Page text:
in 1936 four games were won with
three rained out.
The Spartans gathered but three
hits off two wolf pack hurlers, but
each figured in scoring. Centerfielder
Bob Ludwig's double in the first inn-
ing sparked a wto-run rally while
singles by rightfielder Floyd Guest
and catcher Ed Hudenko paced ano-
ther run in the fourth.
Although nicked for seven hits,
Skrocki held the Wolf Pack in check,
striking out six and walking one. A
pair of singles in the third frame
spoiled a shutout performance.
Michigan State 200 100 000-3 3 2
N. C. State 001 000 000-1 7 1
Skrocki and Hudenko; Ramsey,
Gibson and Edwards.

lay ,lie alp I ionhis be >t m esorm-
ance oif the year, leaping 6 ft. 2 in. to
take a share in the honors fought
over by an excellent field of jumpers.
Harris joins the six-man squad of
Maize and Blue runners already re-
vealed by Doherty to be making the
Chicago trip. Bob Thomason is en-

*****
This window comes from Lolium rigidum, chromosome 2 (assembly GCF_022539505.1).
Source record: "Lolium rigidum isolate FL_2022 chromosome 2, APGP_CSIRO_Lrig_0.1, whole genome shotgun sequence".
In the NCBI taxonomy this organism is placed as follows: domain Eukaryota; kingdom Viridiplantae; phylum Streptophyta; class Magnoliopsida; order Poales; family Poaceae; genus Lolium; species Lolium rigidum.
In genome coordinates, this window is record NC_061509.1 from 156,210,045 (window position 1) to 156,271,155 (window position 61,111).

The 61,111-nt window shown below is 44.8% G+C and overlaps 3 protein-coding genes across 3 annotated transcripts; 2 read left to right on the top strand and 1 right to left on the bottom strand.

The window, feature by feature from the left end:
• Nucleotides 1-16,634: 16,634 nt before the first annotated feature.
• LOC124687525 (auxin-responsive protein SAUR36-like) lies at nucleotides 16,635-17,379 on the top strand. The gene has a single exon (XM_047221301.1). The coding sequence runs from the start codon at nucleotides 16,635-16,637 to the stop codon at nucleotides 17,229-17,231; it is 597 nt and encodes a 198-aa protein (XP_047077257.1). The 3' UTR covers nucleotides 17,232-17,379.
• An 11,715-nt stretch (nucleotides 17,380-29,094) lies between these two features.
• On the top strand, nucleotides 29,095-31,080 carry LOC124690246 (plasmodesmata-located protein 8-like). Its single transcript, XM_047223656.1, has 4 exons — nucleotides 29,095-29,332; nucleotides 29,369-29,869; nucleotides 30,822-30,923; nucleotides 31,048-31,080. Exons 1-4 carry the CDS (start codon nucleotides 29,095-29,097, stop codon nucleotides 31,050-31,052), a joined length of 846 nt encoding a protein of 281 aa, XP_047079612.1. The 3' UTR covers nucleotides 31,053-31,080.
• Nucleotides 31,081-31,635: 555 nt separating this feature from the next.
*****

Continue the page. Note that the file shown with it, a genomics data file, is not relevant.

tered in the special 1,000 yard event,
and the mile relay team is preparing
for another meeting with the chain-
pion quartet from Illinois.
Possible Starters Announced
Doherty will select the personnel
of the relay from a group of five
men: Val Johnson, Bill Haidler Hor-
ace Coleman, Hugh Short, and Herb
Barten. The combination he used at
Purdue last week included Johnson,
Haidler, Coleman, and Jim Pierce.
Pierce is busy in dental school at
present.
Approximately the same field of
high jumpers that Harris faced at
Purdue are entered in the Chicago
meet this week-end. Chief among
these is Eddie Taylor, who captured
the event with a leap of 6 ft. 5 5/8 in.